Posts tagged “Dove”

Those Dove ads

originally uploaded by minusbaby.

Great column that calls out what has tickled the back of my brain but never formed into a real thought – these ads purport to acknowledge and salute the fact that real women have all sorts of body types besides what you normally see in advertising, but the product they are selling is firming cream, designed to conceal or alter the body, making it closer to the “thin” ideal. I’m sure there’s some spin Dove puts on it, but really it’s a great point. Do we (or, at least, women) love ourselves for who we are, or do we try to fix things up? Seems like Dove is doing a pretty good job at having it both ways. Brilliant, yet more than a little evil.

Real Women, Real Beauty, Fake Ethnography


Dove has been making a big splash with its recent advertising campaign based on showing Real Women with all their flaws (i.e., a range of body tapes and ages that aren’t typical hair/skin care models), so it’s not surprising that a recent ad for Dove used the aesthetic of ethnographic interviews. This has been done a zillion times, especially in the last few years as ethnography becomes a more common touch point in our culture (and as the producer and the consumer collapse further). I’ve written about this many times, but I’m still struck whenever I see an ad doing this.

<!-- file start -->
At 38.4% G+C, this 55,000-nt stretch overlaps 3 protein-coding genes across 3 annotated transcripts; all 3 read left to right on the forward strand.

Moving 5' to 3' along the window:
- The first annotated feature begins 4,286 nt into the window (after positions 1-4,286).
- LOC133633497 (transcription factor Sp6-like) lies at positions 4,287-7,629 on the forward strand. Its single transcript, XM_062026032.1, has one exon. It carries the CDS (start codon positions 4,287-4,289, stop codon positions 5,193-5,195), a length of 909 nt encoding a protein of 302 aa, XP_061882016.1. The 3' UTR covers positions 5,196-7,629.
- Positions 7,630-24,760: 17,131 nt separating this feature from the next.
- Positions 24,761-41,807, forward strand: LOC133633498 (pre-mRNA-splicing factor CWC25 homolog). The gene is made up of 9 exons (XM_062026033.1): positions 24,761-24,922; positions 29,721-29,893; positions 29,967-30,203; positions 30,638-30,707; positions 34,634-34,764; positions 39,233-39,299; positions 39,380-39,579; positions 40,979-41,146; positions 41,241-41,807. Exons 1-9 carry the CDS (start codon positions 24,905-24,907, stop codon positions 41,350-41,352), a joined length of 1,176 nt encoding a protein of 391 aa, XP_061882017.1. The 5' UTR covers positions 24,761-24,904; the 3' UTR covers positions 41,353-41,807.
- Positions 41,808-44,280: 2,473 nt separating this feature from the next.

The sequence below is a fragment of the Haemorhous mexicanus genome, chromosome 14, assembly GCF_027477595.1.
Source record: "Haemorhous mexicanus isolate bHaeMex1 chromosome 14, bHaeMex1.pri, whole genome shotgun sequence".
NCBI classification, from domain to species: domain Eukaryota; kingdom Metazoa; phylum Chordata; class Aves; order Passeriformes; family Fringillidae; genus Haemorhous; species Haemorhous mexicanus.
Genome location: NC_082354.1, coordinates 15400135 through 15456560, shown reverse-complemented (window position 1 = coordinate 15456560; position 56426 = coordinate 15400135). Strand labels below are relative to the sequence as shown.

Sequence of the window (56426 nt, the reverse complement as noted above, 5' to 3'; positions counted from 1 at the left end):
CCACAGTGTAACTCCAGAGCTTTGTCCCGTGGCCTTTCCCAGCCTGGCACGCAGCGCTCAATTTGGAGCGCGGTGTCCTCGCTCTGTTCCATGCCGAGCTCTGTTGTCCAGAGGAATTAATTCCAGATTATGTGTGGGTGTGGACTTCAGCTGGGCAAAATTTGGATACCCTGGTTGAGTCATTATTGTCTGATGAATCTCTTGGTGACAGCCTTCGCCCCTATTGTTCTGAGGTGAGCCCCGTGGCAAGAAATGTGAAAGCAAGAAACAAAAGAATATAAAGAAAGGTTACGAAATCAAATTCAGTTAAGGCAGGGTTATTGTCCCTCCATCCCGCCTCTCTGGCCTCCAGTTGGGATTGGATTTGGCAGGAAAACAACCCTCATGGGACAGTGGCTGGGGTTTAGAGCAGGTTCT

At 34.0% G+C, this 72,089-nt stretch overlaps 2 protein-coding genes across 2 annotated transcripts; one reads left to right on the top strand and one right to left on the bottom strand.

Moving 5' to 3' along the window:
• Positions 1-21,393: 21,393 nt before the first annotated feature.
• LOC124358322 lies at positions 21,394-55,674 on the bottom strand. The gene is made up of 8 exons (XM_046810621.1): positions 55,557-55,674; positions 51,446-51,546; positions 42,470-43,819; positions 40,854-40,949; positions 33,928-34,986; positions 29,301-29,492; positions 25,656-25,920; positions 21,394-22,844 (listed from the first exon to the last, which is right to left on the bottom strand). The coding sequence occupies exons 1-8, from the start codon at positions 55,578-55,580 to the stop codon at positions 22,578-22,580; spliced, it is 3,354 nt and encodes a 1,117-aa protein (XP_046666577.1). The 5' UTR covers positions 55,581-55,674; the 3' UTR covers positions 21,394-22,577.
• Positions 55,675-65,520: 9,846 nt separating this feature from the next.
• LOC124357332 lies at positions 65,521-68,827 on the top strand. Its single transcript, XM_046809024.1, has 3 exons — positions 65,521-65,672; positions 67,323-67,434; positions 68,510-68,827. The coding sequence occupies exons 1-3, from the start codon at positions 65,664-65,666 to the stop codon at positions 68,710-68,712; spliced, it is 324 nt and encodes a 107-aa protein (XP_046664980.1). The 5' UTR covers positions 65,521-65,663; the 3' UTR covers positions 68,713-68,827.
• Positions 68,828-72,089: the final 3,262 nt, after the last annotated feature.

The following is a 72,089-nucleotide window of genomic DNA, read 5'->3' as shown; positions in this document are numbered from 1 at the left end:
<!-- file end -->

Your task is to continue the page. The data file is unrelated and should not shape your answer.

The Dove ad involved women being interviewed while they were bathing, and it cut between lower-quality video clips of several different women, with half of the clips being about the product, and half being about the process of being interviewed: “Oh, I’m in the tub, isn’t this a bit awkward?!”; “You’re all up in my armpit now.” were two examples.

I know a fair amount of research does get done in seemingly impossible settings such as the bathroom, but I’ve never been directly involved in such a study myself. I did see a Whirlpool presentation many years ago about how they did such a study (i.e., people wear bathing suits) but overall it sounds pretty fun just for the added challenges of establishing a comfortable rapport in such a socially awkward setting.


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